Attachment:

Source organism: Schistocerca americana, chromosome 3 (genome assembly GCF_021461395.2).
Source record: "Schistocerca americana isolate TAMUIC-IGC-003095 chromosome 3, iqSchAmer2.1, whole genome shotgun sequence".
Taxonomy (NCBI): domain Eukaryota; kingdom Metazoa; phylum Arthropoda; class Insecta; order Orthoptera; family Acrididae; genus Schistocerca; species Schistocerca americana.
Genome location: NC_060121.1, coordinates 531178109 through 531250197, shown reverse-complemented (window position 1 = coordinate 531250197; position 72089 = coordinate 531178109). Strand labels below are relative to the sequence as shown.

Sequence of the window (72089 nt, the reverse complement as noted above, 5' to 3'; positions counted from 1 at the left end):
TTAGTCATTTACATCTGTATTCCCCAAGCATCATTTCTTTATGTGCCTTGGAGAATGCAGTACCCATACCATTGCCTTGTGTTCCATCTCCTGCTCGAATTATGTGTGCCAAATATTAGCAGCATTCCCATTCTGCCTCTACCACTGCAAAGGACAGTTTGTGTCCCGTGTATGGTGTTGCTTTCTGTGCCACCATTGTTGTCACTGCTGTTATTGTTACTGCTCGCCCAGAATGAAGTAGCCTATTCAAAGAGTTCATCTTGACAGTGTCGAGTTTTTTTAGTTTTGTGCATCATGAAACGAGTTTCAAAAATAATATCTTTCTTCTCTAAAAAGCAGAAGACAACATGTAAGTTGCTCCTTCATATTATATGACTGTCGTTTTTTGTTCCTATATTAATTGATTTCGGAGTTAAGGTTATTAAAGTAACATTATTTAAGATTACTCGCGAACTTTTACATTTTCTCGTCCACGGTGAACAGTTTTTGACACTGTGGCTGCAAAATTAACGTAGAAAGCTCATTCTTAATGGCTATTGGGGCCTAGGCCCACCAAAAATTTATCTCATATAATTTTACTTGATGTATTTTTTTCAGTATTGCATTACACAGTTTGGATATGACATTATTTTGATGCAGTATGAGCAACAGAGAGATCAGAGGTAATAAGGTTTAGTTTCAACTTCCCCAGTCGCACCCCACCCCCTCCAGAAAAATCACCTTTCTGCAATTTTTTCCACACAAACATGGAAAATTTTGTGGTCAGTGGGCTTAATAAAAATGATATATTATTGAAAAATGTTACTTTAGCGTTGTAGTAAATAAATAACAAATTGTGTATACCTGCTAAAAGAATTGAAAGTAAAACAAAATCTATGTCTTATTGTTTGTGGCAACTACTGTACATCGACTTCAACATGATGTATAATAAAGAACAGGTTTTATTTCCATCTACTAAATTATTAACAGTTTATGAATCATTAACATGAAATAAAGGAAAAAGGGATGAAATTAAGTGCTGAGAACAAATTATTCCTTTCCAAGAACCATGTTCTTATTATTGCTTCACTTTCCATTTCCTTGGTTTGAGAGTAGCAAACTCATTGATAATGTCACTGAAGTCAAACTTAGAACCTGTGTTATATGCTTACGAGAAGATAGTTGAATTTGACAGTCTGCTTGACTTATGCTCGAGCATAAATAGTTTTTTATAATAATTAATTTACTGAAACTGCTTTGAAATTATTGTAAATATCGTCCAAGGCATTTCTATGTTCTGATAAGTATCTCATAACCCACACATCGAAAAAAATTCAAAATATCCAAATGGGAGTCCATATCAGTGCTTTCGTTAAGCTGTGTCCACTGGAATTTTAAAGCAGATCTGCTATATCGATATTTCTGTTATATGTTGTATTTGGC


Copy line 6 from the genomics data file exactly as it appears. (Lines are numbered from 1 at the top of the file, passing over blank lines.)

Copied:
TTAGTCATTTACATCTGTATTCCCCAAGCATCATTTCTTTATGTGCCTTGGAGAATGCAGTACCCATACCATTGCCTTGTGTTCCATCTCCTGCTCGAATTATGTGTGCCAAATATTAGCAGCATTCCCATTCTGCCTCTACCACTGCAAAGGACAGTTTGTGTCCCGTGTATGGTGTTGCTTTCTGTGCCACCATTGTTGTCACTGCTGTTATTGTTACTGCTCGCCCAGAATGAAGTAGCCTATTCAAAGAGTTCATCTTGACAGTGTCGAGTTTTTTTAGTTTTGTGCATCATGAAACGAGTTTCAAAAATAATATCTTTCTTCTCTAAAAAGCAGAAGACAACATGTAAGTTGCTCCTTCATATTATATGACTGTCGTTTTTTGTTCCTATATTAATTGATTTCGGAGTTAAGGTTATTAAAGTAACATTATTTAAGATTACTCGCGAACTTTTACATTTTCTCGTCCACGGTGAACAGTTTTTGACACTGTGGCTGCAAAATTAACGTAGAAAGCTCATTCTTAATGGCTATTGGGGCCTAGGCCCACCAAAAATTTATCTCATATAATTTTACTTGATGTATTTTTTTCAGTATTGCATTACACAGTTTGGATATGACATTATTTTGATGCAGTATGAGCAACAGAGAGATCAGAGGTAATAAGGTTTAGTTTCAACTTCCCCAGTCGCACCCCACCCCCTCCAGAAAAATCACCTTTCTGCAATTTTTTCCACACAAACATGGAAAATTTTGTGGTCAGTGGGCTTAATAAAAATGATATATTATTGAAAAATGTTACTTTAGCGTTGTAGTAAATAAATAACAAATTGTGTATACCTGCTAAAAGAATTGAAAGTAAAACAAAATCTATGTCTTATTGTTTGTGGCAACTACTGTACATCGACTTCAACATGATGTATAATAAAGAACAGGTTTTATTTCCATCTACTAAATTATTAACAGTTTATGAATCATTAACATGAAATAAAGGAAAAAGGGATGAAATTAAGTGCTGAGAACAAATTATTCCTTTCCAAGAACCATGTTCTTATTATTGCTTCACTTTCCATTTCCTTGGTTTGAGAGTAGCAAACTCATTGATAATGTCACTGAAGTCAAACTTAGAACCTGTGTTATATGCTTACGAGAAGATAGTTGAATTTGACAGTCTGCTTGACTTATGCTCGAGCATAAATAGTTTTTTATAATAATTAATTTACTGAAACTGCTTTGAAATTATTGTAAATATCGTCCAAGGCATTTCTATGTTCTGATAAGTATCTCATAACCCACACATCGAAAAAAATTCAAAATATCCAAATGGGAGTCCATATCAGTGCTTTCGTTAAGCTGTGTCCACTGGAATTTTAAAGCAGATCTGCTATATCGATATTTCTGTTATATGTTGTATTTGGC